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Automation and IoT

“A lot of the exhibitors have orders on backlog and they’re trying to get machinery to the mills, so it’s a great situation,” said Rich Donnell, show director of the 2018 Timber Processing and Energy Expo (TP&EE), when asked about the state of the industry.

November 27, 2018  By Ellen Cools

Carbotech’s Mathieu Laflamme chats with attendees at the 2018 Timber Processing and Energy Expo in Portland A lot of the exhibitors have orders on backlog

That sentiment was echoed on the show floor as CFI spoke to different manufacturers at TP&EE, which took place from Oct. 17-19 at the Portland Exhibition Center in Oregon. The show, produced by Hatton-Brown Expositions, saw nearly 200 exhibitors showcase their newest products for over 1,000 attendees, and also featured two educational streams: mass timber and lumber manufacturing.

Canadian exhibitors were also in full force at the show, including big players like BID Group, Samuel Packaging Systems Group, VAB Solutions Inc., and Simonds International. A number of these larger manufacturers also spoke about new or planned installations throughout Canada.

For example, VAB Solutions – now represented by Timber Automation – recently installed its new all-in-one lug loader/fence/trimmer, Opti-Trim, at Groupe Lebel in Quebec. The Opti-Trim is an automated solution that produces every length of board in one production shift, and can process boards at a maximum speed of 220 boards per minute.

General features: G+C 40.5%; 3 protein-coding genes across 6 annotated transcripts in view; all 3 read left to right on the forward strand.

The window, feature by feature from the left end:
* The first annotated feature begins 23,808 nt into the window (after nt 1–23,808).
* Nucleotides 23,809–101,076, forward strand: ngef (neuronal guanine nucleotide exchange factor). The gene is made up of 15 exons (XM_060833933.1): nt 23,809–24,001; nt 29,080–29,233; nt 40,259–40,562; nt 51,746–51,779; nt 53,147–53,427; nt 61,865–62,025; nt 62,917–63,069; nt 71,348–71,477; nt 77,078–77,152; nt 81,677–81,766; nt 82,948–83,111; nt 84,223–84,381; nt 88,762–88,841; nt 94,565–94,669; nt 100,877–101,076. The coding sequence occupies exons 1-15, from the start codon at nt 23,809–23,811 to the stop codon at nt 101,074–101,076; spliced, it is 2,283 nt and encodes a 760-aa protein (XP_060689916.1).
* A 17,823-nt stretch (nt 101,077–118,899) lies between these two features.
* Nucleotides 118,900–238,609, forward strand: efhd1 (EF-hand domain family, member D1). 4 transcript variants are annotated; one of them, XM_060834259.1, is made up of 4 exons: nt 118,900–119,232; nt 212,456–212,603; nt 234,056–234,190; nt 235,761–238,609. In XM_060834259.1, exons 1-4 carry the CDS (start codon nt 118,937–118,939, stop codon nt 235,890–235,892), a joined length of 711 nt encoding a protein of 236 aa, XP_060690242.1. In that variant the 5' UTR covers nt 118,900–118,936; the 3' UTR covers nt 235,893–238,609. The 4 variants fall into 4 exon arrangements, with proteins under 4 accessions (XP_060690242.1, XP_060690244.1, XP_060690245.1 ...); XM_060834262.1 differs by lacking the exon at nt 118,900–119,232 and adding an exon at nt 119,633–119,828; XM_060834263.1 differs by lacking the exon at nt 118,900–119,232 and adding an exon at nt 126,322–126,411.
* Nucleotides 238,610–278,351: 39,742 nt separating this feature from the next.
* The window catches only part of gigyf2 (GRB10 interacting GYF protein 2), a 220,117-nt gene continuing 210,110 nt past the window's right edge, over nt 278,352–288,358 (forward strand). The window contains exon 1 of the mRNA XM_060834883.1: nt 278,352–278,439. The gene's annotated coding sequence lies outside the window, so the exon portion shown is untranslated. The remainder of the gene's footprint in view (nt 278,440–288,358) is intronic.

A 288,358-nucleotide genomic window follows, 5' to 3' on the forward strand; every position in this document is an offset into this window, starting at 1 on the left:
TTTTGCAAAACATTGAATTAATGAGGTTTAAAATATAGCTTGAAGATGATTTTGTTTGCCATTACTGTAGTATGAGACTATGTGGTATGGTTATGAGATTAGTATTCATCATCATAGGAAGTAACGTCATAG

The automated revolution
Looking around the show floor, the Opti-Trim was not the only automated solution on display. Multiple manufacturers offered new mechanized products to help optimize sawmillers’ operations.


In fact, automation emerged as a key trend during the conference, with a number of the educational sessions touching upon the topic, including the presentation, “Rising from the Ashes: Update on Swanson Group’s New Plywood Plant with Meinan Automated Green End,” by Steve Swanson, president and CEO, Swanson Group, and Anna McCann, president, Merritt Machinery.

Swanson and McCann provided an update on Swanson Group’s plywood plant in Springfield, Ore., which features Meinan Machinery’s automated lathe line, and shared how it has positively impacted product quality, costs and more.

The fourth industrial revolution
But it’s not just automated technology that can benefit plants and mills. The data provided by the Internet of Things (IoT) devices, particularly sensors, is becoming a critical part of operations.

During the Lumber Manufacturer Workshop, Laurie McCabe, TradeTec Computer Systems’ sales and marketing manager, gave a talk called, “Maintaining a Modern Sawmill: Embrace the 4th Industrial Revolution by Leveraging the IoT and Generate ROI.”

IoT devices provide data to users over the cloud or other networks.

According to McCabe, IoT presents an opportunity for businesses when it comes to mission critical maintenance procedures, which in turn creates financial benefits. For example, a thermal sensor can be programmed to know the typical operating temperature of a bearing and warn operators when it becomes too hot.

“Just by knowing the temperature of a bearing, you can prolong its life from a few months to a few years,” McCabe said. This means saving on the cost of replacing the bearing, as well as repairing the damage it could have caused, and minimizing downtime from unplanned maintenance.

TradeTec’s approach to maintenance in the age of IoT is Visual MaintenanceMan, which was on display on the show floor. Visual MaintenanceMan features an automated maintenance schedule, enabling users to determine key maintenance points using drill down hot spots, custom reporting and more.

And TradeTec is not the only company that sees the value in using IoT. Other companies, such as Wolftek Industries, displayed thermal cameras and sensors that can help keep mills and plants safe, and prevent breakdowns.

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